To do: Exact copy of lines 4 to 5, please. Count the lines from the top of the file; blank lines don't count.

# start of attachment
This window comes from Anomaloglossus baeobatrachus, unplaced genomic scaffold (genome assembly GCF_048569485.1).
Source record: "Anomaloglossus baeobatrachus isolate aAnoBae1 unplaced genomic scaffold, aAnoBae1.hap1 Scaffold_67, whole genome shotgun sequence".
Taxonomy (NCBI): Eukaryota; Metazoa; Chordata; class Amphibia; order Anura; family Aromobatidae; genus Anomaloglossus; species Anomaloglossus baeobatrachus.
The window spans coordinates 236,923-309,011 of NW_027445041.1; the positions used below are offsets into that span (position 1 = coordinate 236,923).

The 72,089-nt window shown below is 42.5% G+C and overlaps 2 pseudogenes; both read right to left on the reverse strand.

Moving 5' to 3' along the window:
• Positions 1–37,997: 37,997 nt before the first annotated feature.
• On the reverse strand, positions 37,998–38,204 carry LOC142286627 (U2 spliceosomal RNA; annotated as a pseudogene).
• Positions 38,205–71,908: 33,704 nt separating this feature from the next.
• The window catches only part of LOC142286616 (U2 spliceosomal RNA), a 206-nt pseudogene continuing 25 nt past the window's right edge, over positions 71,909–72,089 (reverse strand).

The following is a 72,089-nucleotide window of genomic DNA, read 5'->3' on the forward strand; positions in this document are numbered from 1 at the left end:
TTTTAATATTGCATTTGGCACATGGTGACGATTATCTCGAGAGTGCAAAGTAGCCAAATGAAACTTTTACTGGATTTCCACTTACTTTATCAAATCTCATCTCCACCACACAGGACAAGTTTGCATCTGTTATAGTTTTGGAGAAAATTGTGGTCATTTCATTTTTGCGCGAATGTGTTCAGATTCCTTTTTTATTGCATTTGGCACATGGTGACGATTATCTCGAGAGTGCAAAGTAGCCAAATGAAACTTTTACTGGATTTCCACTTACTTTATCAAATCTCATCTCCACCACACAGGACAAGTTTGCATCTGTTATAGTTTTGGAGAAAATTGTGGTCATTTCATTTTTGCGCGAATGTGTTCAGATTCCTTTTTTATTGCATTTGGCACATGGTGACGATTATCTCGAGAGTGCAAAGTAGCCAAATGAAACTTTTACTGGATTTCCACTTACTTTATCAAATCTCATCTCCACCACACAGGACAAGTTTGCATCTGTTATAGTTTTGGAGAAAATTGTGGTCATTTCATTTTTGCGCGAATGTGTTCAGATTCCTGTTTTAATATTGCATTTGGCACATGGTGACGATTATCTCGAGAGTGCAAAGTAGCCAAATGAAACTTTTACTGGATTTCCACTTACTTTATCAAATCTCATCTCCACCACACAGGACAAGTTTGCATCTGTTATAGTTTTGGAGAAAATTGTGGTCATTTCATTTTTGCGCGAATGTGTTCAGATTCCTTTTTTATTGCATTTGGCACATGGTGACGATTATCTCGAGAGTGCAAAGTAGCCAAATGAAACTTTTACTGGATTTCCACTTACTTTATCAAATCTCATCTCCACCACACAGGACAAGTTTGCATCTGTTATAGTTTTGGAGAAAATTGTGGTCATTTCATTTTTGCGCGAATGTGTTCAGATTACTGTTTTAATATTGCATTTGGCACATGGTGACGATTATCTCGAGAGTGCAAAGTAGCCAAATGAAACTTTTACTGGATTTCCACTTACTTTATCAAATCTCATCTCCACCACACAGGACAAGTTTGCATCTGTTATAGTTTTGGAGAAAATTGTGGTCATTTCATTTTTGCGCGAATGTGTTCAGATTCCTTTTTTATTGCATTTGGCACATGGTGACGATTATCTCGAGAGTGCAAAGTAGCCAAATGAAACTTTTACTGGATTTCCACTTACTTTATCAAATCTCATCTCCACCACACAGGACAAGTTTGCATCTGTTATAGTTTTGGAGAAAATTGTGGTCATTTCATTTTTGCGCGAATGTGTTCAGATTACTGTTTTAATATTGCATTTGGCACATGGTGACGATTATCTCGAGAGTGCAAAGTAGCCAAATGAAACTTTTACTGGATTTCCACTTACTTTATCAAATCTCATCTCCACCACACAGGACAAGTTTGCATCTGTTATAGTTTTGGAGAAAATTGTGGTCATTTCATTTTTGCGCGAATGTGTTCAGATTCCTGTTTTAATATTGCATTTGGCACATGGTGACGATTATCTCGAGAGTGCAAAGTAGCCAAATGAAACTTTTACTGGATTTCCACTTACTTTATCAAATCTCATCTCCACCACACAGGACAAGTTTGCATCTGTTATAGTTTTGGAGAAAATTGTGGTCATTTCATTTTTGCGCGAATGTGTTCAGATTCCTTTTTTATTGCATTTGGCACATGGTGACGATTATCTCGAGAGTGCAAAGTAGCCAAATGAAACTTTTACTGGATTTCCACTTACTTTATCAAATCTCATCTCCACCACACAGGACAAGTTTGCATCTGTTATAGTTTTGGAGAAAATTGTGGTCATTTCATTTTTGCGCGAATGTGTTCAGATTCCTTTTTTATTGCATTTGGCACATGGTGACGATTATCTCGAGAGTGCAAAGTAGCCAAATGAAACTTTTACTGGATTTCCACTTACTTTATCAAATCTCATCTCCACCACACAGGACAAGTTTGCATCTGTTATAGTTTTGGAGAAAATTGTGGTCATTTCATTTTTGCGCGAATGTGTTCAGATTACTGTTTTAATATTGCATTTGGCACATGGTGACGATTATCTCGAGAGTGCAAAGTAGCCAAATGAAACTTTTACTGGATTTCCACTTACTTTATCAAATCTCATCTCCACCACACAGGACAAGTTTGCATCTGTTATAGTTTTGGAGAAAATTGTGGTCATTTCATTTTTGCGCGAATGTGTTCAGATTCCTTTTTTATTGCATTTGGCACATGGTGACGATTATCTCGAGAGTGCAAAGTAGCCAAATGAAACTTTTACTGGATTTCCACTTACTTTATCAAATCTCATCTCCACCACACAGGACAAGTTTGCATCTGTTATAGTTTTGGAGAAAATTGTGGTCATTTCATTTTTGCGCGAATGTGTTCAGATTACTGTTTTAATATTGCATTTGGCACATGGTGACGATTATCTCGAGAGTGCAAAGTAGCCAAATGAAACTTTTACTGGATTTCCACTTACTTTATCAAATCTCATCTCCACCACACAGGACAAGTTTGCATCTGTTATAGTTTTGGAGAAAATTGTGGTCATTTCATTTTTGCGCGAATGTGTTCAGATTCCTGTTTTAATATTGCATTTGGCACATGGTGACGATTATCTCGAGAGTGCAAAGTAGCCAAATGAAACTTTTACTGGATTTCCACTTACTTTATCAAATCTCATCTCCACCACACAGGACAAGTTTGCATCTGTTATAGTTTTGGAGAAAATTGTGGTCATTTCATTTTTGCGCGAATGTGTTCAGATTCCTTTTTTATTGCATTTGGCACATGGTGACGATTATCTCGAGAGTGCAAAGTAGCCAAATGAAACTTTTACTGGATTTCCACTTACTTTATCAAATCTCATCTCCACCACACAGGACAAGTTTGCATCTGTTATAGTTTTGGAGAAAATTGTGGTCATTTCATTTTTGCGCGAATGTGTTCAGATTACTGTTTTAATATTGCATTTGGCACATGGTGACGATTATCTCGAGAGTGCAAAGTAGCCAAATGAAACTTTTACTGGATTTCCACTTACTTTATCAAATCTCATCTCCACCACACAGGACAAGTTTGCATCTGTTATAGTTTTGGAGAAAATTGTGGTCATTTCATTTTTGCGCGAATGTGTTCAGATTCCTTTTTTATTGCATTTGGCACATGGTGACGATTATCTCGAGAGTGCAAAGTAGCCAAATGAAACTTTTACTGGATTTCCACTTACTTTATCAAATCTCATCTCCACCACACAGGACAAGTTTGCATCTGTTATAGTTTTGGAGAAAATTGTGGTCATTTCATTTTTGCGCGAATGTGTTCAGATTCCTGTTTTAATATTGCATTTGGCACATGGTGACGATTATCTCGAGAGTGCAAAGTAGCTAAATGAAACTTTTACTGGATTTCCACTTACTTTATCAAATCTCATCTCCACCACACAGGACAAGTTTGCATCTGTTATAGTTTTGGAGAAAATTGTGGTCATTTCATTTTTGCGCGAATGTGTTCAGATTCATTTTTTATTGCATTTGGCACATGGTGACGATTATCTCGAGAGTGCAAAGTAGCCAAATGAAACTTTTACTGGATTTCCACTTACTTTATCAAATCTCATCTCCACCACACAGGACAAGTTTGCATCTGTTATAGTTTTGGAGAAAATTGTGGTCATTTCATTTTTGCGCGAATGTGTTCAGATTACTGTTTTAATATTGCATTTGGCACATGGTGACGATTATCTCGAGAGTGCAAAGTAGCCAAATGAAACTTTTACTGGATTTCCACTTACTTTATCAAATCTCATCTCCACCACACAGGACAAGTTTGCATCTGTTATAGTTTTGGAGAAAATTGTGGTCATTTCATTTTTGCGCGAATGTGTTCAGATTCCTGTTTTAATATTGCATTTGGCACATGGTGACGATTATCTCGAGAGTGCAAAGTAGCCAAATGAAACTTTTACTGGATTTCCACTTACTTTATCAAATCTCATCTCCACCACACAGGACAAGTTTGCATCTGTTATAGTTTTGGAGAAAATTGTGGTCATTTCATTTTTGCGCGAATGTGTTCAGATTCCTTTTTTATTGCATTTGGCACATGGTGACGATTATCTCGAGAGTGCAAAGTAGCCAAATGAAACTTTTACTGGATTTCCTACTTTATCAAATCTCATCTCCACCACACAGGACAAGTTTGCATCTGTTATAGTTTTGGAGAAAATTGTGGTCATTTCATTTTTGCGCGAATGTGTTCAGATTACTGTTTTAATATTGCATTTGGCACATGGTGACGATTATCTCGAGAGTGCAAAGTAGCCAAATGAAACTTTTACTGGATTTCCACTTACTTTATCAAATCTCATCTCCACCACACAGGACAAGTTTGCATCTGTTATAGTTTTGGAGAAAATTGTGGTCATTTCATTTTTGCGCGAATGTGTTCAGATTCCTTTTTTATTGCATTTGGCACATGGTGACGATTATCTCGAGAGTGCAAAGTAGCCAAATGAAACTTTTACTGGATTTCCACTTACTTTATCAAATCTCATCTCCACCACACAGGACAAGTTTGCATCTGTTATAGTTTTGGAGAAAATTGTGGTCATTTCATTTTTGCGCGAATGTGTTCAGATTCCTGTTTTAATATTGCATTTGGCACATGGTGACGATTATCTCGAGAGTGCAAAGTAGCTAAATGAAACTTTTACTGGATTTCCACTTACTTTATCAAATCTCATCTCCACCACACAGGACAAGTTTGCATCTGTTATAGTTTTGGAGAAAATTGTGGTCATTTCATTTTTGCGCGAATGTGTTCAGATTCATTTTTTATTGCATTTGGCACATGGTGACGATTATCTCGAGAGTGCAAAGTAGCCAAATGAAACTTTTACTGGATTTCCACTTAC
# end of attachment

The window spans coordinates 236,923-309,011 of NW_027445041.1; the positions used below are offsets into that span (position 1 = coordinate 236,923).

The 72,089-nt window shown below is 42.5% G+C and overlaps 2 pseudogenes; both read right to left on the reverse strand.